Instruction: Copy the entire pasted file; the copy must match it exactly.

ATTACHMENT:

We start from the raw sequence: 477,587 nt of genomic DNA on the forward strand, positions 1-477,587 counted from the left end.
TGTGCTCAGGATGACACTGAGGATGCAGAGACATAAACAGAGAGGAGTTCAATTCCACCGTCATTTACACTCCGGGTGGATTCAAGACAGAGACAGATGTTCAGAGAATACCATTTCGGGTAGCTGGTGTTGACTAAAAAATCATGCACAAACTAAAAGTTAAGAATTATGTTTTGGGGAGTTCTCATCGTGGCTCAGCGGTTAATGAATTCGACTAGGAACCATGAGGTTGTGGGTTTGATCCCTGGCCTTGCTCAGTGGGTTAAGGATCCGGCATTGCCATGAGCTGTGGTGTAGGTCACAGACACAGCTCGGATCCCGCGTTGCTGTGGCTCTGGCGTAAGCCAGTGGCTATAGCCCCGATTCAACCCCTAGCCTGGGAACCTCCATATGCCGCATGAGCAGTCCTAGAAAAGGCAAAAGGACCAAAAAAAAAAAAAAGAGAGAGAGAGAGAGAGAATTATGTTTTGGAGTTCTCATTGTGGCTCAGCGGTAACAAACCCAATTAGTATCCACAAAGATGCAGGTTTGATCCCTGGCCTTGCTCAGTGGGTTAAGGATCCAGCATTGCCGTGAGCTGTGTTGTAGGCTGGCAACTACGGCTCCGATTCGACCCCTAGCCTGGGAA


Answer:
We start from the raw sequence: 477,587 nt of genomic DNA on the forward strand, positions 1-477,587 counted from the left end.
TGTGCTCAGGATGACACTGAGGATGCAGAGACATAAACAGAGAGGAGTTCAATTCCACCGTCATTTACACTCCGGGTGGATTCAAGACAGAGACAGATGTTCAGAGAATACCATTTCGGGTAGCTGGTGTTGACTAAAAAATCATGCACAAACTAAAAGTTAAGAATTATGTTTTGGGGAGTTCTCATCGTGGCTCAGCGGTTAATGAATTCGACTAGGAACCATGAGGTTGTGGGTTTGATCCCTGGCCTTGCTCAGTGGGTTAAGGATCCGGCATTGCCATGAGCTGTGGTGTAGGTCACAGACACAGCTCGGATCCCGCGTTGCTGTGGCTCTGGCGTAAGCCAGTGGCTATAGCCCCGATTCAACCCCTAGCCTGGGAACCTCCATATGCCGCATGAGCAGTCCTAGAAAAGGCAAAAGGACCAAAAAAAAAAAAAAGAGAGAGAGAGAGAGAGAATTATGTTTTGGAGTTCTCATTGTGGCTCAGCGGTAACAAACCCAATTAGTATCCACAAAGATGCAGGTTTGATCCCTGGCCTTGCTCAGTGGGTTAAGGATCCAGCATTGCCGTGAGCTGTGTTGTAGGCTGGCAACTACGGCTCCGATTCGACCCCTAGCCTGGGAA